SHRM State Council at Work on Native American Initiative

Kathy Gurchiek By Kathy Gurchiek January 30, 2020
SHRM State Council at Work on Native American Initiative

​The Society for Human Resource Management's (SHRM's) New Mexico State Council wants to educate employers in other states about practicing HR with Native American business owners and employees.

"When you're working with these Native American tribes … the practice of HR is unique from one tribe to the next," said Sherry Johnson, SHRM-SCP. She is a member of the Chickasaw Nation and is SHRM field services director for Alabama, Arizona, Louisiana, Mississippi and Texas and interim director for Florida, New Mexico and Oklahoma.

SHRM affiliate programming does not always provide HR professionals with the information they need to work with Native Americans, Johnson said. Helping HR professionals understand the difference between federal law and tribal law—and teaching them that tribal law takes precedence, as the tribes are sovereign nations—is one piece of the education puzzle.

Margaret Lynch, SHRM-CP, is chief human resource officer at Fort Defiance Indian Hospital Board Inc., in Fort Defiance, Ariz., and co-director of diversity for SHRM's New Mexico State Council. As an HR professional and a member of the Navajo Nation, she has had to understand tribal laws governing Native Americans.

"Many tribal nations have on their books their own employment law code or policies. It can be hugely challenging for HR professionals to navigate the different policies and codes that different tribes may have," said Lynch, who is certified through the National Native American Human Resources Association as a tribal human resource professional.

Tribes, for example, are not required to follow the Fair Labor Standards Act or the Americans with Disabilities Act, although most do as a business practice, according to Vivian Santistevan. She is owner of Taos HR ganics in New Mexico. She said she knew from her work with Native American employees and business owners that they were "a huge, underserved population."

Native Americans have a greater impact on employment than many people may realize. Three dozen Native American tribal nations support more than 85,000 jobs in Oklahoma, for example, with a financial impact of more than $10 billion, according to a study by the National Congress of American Indians.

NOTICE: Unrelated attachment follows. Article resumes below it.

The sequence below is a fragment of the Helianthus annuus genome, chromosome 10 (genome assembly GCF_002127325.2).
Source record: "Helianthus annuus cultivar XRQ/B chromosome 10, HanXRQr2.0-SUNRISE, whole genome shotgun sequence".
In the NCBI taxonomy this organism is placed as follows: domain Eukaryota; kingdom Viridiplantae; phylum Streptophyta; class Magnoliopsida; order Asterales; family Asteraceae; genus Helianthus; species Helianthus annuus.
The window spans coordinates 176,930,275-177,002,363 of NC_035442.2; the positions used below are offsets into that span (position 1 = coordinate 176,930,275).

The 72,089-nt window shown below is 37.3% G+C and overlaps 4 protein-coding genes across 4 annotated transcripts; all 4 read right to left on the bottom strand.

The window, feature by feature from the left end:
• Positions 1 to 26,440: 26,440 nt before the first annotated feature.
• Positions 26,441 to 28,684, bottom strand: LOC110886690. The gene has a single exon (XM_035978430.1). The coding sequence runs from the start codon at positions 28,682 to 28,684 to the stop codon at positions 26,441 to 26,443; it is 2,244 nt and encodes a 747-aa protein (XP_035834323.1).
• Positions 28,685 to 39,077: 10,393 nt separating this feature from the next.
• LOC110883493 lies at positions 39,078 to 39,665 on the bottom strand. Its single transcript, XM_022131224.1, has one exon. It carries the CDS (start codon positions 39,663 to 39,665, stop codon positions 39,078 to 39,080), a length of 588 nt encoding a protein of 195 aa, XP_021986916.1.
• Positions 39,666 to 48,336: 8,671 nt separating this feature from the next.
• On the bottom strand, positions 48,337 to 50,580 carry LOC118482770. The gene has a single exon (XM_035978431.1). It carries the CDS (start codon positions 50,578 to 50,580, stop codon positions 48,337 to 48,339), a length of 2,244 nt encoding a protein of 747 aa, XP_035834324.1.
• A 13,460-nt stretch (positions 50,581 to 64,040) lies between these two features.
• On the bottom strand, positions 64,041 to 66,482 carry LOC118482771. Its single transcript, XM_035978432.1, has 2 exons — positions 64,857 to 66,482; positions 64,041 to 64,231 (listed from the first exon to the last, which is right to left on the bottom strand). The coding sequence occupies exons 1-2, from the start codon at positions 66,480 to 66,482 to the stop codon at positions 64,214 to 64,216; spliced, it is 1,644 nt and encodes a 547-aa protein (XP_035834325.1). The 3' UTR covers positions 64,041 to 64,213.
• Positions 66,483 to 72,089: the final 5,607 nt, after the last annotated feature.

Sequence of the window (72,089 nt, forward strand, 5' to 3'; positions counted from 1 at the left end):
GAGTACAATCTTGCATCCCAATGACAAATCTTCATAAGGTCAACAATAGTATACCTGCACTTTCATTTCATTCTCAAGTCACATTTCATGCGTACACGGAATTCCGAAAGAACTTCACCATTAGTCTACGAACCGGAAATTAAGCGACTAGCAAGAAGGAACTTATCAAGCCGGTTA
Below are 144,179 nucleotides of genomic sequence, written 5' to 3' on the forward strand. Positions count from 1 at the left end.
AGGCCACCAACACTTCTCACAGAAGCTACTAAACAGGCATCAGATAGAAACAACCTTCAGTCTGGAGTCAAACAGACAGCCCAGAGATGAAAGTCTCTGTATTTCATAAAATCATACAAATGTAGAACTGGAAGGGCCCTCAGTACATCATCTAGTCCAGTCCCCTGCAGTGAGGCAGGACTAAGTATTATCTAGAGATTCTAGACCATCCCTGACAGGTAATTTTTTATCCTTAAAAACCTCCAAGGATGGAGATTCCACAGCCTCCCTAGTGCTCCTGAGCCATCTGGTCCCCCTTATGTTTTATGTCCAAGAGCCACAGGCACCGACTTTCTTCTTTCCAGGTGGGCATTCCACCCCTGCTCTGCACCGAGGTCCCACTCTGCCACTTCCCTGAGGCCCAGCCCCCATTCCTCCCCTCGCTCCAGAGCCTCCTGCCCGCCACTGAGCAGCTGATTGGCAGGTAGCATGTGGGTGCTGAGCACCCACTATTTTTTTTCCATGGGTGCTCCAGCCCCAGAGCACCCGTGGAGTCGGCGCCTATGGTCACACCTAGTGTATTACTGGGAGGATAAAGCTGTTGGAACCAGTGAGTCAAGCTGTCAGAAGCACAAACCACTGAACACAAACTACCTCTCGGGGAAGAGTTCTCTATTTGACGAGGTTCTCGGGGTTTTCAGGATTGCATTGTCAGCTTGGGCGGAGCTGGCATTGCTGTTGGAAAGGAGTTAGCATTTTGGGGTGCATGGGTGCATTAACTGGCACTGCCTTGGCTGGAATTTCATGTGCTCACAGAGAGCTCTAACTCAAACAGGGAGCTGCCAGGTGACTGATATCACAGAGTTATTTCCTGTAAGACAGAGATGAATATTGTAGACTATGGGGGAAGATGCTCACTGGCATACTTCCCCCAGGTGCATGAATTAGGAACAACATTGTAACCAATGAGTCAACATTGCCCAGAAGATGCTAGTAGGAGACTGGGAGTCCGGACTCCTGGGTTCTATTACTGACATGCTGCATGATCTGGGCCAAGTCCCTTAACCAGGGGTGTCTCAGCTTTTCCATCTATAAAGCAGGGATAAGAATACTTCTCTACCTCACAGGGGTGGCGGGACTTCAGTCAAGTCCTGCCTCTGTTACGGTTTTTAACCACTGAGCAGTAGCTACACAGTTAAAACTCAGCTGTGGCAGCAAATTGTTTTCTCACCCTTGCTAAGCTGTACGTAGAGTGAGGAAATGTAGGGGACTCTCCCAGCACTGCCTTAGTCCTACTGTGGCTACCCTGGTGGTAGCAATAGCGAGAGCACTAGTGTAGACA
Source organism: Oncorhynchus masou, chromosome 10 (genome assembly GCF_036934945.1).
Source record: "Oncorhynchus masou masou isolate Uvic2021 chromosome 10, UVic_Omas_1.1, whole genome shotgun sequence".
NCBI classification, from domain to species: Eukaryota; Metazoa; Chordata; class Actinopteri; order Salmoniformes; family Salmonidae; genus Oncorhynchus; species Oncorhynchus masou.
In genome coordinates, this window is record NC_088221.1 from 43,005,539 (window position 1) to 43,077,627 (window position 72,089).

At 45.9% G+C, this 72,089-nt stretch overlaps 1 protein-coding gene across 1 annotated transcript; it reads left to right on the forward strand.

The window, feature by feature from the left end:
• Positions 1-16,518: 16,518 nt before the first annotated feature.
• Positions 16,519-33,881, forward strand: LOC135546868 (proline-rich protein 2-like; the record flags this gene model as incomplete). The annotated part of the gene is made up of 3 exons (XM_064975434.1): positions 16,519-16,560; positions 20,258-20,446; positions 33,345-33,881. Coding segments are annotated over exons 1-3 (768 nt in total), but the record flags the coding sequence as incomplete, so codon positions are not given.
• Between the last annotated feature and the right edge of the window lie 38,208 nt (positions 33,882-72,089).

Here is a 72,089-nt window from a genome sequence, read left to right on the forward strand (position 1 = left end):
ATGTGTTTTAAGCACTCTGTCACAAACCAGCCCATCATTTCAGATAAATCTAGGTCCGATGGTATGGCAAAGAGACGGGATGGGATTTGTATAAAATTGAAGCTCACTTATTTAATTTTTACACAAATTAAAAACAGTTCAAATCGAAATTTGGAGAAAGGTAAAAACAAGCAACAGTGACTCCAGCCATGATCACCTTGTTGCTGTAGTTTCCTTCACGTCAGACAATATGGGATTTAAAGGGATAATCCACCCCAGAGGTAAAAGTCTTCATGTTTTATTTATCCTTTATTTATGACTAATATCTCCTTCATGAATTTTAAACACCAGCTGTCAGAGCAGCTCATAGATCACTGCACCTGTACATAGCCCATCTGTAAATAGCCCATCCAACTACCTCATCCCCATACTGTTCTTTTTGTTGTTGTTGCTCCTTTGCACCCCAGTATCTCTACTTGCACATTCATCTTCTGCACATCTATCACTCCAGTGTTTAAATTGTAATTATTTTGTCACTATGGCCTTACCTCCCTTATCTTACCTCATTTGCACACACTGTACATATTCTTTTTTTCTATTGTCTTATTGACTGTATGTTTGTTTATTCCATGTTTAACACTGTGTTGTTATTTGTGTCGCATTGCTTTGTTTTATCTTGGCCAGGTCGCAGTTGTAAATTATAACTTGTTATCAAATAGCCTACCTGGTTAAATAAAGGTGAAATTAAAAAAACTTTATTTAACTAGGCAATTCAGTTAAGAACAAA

Santistevan noted that each of the 573 federally recognized tribes in the U.S. is unique and most tribes can establish their own employment laws or rights.

Navigating tribal politics, she said, also plays a huge role in the practice of HR. The HR professional, and even the Native American employee, may be required to appear before a tribal council to settle potential lawsuits on workplace discrimination or disagreements.

"We need to have that knowledge set to help all these tribes be able to work through some of these HR processes and keep us on the same page when it comes to federal law." 

That was one of the reasons the New Mexico State Council decided—under Lynch's and Santistevan's direction—to create a multistate Native American Initiative. Arizona, California, Colorado, Oklahoma and Utah—all of which have federally recognized tribal nations—"are very interested in the idea," Johnson said. 

SHRM's New Mexico State Council won a 2019 Pinnacle Award for a program that grew out of the initiative—the SHRM Native American Chapter, which is still in the formation process. And SHRM's Oklahoma State Council won a 2018 Pinnacle Award for creating an Indian Tribal Conference in partnership with several tribal HR departments. 

Native Americans are an underserved population, Lynch said, and the hope is that SHRM's Native American Initiative will rectify that. 


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